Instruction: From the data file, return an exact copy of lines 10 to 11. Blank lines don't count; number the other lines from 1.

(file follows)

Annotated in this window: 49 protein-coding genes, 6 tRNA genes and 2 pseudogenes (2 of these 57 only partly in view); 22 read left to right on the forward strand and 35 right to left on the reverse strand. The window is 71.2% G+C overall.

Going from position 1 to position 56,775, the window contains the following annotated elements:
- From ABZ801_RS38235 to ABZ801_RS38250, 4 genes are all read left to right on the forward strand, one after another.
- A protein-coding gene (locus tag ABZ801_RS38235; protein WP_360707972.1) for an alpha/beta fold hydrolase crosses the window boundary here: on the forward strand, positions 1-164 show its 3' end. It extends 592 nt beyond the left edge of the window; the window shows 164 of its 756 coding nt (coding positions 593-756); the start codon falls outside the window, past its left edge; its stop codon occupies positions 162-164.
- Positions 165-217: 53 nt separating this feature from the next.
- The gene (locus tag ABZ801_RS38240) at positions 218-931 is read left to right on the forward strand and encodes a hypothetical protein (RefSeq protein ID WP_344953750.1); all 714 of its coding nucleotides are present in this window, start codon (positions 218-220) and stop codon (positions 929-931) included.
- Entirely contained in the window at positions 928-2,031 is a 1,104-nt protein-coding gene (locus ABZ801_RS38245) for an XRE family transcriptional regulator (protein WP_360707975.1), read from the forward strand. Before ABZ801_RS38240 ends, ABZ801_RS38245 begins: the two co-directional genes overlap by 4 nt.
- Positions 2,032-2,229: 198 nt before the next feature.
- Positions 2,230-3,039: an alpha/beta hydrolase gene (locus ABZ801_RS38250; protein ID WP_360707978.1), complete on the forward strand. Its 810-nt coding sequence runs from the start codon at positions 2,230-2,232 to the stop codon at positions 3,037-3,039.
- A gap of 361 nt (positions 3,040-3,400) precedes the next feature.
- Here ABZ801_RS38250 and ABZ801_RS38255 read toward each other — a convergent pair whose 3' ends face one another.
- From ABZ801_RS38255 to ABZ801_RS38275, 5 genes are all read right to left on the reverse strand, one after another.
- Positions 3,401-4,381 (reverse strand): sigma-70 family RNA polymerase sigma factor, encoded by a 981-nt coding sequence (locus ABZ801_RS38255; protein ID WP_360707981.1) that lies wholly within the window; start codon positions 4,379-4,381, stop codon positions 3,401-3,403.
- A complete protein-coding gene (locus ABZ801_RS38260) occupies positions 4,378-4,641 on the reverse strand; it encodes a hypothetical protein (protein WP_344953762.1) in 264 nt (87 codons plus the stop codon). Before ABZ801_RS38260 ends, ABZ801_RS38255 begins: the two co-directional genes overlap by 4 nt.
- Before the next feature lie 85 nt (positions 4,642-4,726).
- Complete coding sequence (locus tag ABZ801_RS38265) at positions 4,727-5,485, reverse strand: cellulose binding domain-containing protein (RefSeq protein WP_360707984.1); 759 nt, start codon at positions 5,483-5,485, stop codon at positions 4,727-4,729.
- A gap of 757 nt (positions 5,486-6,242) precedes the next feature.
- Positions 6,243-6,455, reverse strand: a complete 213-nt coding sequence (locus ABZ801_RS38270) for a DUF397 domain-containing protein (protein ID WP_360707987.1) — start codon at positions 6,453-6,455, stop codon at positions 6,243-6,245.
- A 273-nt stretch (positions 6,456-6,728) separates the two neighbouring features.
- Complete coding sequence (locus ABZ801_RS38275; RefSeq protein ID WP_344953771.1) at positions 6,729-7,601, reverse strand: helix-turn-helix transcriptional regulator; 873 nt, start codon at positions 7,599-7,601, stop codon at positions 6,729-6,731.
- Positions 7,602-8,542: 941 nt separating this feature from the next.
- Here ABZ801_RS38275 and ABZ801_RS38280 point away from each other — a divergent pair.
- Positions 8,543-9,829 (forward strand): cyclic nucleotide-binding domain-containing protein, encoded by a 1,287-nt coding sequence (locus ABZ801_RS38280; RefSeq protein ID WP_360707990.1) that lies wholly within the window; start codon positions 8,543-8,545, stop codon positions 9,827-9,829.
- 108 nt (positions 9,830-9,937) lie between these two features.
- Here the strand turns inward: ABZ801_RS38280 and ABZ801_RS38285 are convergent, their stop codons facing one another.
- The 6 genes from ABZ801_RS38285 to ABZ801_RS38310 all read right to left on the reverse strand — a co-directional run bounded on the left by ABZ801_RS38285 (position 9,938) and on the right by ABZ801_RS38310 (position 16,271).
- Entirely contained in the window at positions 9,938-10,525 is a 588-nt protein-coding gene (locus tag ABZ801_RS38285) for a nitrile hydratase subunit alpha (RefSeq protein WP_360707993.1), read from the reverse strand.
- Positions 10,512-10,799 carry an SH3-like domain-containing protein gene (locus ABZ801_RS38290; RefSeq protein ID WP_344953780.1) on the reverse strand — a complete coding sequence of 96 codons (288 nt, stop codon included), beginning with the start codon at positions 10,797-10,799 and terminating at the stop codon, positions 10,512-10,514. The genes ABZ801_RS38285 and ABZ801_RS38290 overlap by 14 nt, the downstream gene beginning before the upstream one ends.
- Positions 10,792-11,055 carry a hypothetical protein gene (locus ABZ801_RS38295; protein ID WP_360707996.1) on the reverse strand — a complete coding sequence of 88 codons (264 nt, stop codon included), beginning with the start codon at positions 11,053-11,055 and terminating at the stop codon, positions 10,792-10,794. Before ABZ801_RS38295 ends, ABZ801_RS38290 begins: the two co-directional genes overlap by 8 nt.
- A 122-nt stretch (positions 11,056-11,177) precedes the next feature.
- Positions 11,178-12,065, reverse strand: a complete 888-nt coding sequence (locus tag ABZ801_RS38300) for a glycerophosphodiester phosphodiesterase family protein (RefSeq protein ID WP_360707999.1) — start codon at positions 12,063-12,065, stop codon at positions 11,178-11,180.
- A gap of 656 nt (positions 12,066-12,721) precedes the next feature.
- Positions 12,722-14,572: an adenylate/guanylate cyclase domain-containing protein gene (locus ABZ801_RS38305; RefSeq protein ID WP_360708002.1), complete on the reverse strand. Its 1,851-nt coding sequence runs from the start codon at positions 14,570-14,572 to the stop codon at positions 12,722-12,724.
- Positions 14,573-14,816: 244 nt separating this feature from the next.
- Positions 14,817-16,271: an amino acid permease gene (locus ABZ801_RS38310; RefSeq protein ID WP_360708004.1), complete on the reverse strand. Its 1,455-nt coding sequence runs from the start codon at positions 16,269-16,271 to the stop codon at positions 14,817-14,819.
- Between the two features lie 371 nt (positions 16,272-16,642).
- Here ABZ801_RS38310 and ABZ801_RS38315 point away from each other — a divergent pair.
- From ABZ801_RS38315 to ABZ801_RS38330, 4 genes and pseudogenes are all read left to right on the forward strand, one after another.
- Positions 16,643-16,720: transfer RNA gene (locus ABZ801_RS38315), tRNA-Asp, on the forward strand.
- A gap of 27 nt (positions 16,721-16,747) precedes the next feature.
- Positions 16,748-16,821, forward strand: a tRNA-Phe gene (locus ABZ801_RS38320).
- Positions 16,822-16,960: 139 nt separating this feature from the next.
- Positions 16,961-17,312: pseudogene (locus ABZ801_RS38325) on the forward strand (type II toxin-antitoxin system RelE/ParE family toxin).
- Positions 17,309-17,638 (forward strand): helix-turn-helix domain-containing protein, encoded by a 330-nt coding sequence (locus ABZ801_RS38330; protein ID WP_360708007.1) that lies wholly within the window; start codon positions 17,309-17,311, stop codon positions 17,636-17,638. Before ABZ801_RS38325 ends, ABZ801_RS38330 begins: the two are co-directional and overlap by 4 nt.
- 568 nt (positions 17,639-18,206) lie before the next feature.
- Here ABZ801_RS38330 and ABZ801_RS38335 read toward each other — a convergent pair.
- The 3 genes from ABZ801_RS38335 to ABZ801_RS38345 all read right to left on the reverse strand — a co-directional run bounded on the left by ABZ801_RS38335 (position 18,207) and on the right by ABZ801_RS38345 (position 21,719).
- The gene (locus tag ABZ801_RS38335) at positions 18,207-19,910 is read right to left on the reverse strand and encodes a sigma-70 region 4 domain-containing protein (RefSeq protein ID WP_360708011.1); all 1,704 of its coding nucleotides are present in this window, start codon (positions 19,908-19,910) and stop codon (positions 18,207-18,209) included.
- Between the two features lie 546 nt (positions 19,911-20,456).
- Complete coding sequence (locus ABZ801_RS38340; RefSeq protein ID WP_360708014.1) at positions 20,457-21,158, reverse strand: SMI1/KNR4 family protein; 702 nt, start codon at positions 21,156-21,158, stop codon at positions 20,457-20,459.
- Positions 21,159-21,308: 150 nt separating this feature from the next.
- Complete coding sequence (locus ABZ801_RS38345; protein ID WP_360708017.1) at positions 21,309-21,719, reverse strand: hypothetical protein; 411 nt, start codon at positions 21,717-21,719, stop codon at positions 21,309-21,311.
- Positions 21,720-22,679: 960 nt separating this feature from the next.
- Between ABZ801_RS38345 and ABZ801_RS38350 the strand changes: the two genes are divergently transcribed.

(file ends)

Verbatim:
- A gap of 361 nt (positions 3,040-3,400) precedes the next feature.
- Here ABZ801_RS38250 and ABZ801_RS38255 read toward each other — a convergent pair whose 3' ends face one another.